8 Steps for Teaching Resilience

Think back through the past week and call to mind all the setbacks, curveballs and challenges you had to navigate. (Pause).

I’ll bet you fashioned quite a list. Chances are, you found (or are working on) a workaround for each one. That’s resilience. It’s a learned skill parents need to teach kids…a lesson best taught (and practiced) early and often.

As much as we may want to shield our children from life’s disappointments, they will face inevitable setbacks at every stage of development:

·      A toddler playmate breaks a favorite toy

·      Mommies and daddies go off to work leaving little ones in the care of relatives or babysitters

·      The long-anticipated first day of school disappoints

·      A treasured family pet dies

·      A ‘tween bestie suddenly prefers other friends

·      The starting position on the baseball team goes to a classmate

·      A teen is bullied online

·      A high school senior receives rejection letters from every one of her top choices

·      New college grads have trouble find a job that fits

No matter what form the problem takes, children often look to parents to make the problem and its pain go away. As they should. Yet as every parent knows, we too feel the pain of our child’s rejection, hurt feelings, grief or loss of hope. So how do we help our children manage setbacks and effectively manage change – and deal with our feelings as well?

It begins with recognizing that while we may have suffered a narcissistic injury that we’ll need to address, our first responsibility is to attend to the needs of our kids.

Here’s an example. Let’s say your uber-talented son didn’t make the cut at the performing arts high school that’s part of an established pipeline to his top-choice prestigious music school, while a less capable (in your mind) student was accepted. Your teen, who has long labored evenings and weekends practicing his horn and composing new music, is understandably devastated that his hoped-for academic path is now off-course. There’s a decent chance he’s pissed off, too.      

Were you to magnify his ire by railing against the injustice and trashing the admissions office, it may feel as if you’re being empathic because you’re reflecting your kid’s feelings. Think again. Rather than helping your son manage the situation, you’re actually escalating it. While he may feel momentarily justified and “supported” by you, relief of this sort is extremely short-lived. Worse, he won’t have learned one positive thing about how to successfully manage his feelings or chart a new path forward.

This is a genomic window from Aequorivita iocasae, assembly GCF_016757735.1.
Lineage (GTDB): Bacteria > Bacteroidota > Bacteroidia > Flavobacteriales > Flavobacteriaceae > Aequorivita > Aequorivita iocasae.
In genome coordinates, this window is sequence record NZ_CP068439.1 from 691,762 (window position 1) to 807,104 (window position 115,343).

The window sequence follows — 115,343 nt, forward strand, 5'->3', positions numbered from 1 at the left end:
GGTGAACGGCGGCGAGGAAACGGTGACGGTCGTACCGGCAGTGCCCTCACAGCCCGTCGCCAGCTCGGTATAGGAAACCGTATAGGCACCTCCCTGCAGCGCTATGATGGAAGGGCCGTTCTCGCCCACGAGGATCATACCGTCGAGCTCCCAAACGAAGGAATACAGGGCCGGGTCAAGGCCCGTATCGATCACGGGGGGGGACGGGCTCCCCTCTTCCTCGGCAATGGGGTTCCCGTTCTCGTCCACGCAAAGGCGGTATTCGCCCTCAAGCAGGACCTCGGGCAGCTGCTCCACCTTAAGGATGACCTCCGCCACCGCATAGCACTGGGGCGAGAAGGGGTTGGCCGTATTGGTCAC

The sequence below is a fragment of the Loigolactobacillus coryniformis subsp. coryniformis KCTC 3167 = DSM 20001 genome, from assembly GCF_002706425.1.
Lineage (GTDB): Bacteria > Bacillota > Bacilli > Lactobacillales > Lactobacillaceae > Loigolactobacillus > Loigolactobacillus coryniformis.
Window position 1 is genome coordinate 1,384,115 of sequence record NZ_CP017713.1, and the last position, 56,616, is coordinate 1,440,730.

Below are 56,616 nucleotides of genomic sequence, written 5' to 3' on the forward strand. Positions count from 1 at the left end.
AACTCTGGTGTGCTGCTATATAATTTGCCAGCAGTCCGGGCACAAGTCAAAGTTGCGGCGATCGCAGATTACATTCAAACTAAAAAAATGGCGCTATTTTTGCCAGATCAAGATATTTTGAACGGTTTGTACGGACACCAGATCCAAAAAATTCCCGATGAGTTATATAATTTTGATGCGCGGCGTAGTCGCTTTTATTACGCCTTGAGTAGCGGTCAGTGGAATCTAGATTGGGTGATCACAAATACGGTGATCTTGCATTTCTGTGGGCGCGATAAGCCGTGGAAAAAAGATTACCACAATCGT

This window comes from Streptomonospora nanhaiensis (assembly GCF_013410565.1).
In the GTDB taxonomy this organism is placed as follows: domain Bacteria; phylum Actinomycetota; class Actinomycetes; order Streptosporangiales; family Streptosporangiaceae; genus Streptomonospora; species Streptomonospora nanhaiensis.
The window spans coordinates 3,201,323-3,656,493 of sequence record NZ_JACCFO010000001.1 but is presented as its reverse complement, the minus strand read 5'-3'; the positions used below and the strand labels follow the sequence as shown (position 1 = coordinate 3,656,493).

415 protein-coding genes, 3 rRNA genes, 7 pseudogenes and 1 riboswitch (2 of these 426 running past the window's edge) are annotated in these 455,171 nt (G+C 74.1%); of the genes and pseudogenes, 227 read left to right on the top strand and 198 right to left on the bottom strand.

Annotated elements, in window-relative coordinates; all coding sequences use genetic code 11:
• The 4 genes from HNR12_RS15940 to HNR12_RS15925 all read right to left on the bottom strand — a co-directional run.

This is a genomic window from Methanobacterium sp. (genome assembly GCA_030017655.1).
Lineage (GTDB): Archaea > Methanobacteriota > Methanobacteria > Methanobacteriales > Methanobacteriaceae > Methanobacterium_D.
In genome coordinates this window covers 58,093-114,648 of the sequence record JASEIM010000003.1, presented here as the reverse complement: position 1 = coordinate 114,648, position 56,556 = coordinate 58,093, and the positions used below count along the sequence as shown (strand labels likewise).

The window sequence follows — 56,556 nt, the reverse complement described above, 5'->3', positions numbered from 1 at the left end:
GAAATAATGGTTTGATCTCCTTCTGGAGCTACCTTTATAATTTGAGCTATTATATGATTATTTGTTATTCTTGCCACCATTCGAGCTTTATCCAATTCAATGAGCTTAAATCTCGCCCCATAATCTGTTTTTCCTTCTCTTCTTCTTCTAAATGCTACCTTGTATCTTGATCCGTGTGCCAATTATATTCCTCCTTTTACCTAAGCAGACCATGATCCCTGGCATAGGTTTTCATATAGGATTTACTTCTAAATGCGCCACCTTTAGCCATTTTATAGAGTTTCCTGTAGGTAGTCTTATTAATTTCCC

Teaching children resilience is a two-fer, enabling parents to help their kids develop a sense of self-efficacy in dealing with setbacks, as well as helping parents free their kids to differentiate from them – a critical developmental activity.

 Here are 8 steps (which will not happen in one conversation) for doing just that:

1.    Listen to what your children have to say about the setback – in as much detail as they want to share (and don’t be shy about prompting).

2.    Invite them to describe how they feel about it – and express empathy for their pain or unease.

3.    Ask them if they have any ideas for managing the situation (naturally, young children may need some strategizing help).

4.    Let them know you support their efforts. Ask them what they think they might need from you to move through their feelings and find a workable solution.

5.    Make sure they know you have confidence in them, and that you trust they will reconcile the situation.

6.    If they choose to figure out and/or execute a fix-it plan without your aid, don’t keep asking them how it’s going.

7.    Reiterate that learning how to fail is just as important as learning how to succeed (actually, it’s even more important!). Kids need to understand that the only real failure is not learning from our mistakes. It’s helpful to share examples of how you’ve bounced back from failure.

8.    Take time to process how you feel about your kids’ setback AWAY from them. You may be heartbroken, disappointed, frustrated, scared, etc., but you must process those emotions independently or with the help of another adult. This way you can be present for your child and not contaminate the situation with your issues.

A deeper dive on number eight is in order.

So often parents come to me personally distraught about whatever issue their kid is navigating. We forget that the job of parents is to give our children the dignity to have their own lives and to support them in solving the problems that arise as a result.

Parents need occasional reminders that our children are not extensions of us. When they become tweens, their friends become more important than we are and they start to pull away from us. Often, parents struggle with what they perceive as rejection. But that’s not what’s happening at all. They are simply differentiating from us – a necessary and critical developmental milestone. When we are clear about where we end and our kids begin, we’re better able to accept, tolerate and celebrate their choices, successes and failures as theirs, not ours. 

As it turns out, parenting is a master class that helps parents hone their own resilience when it comes to their kids’ differentiation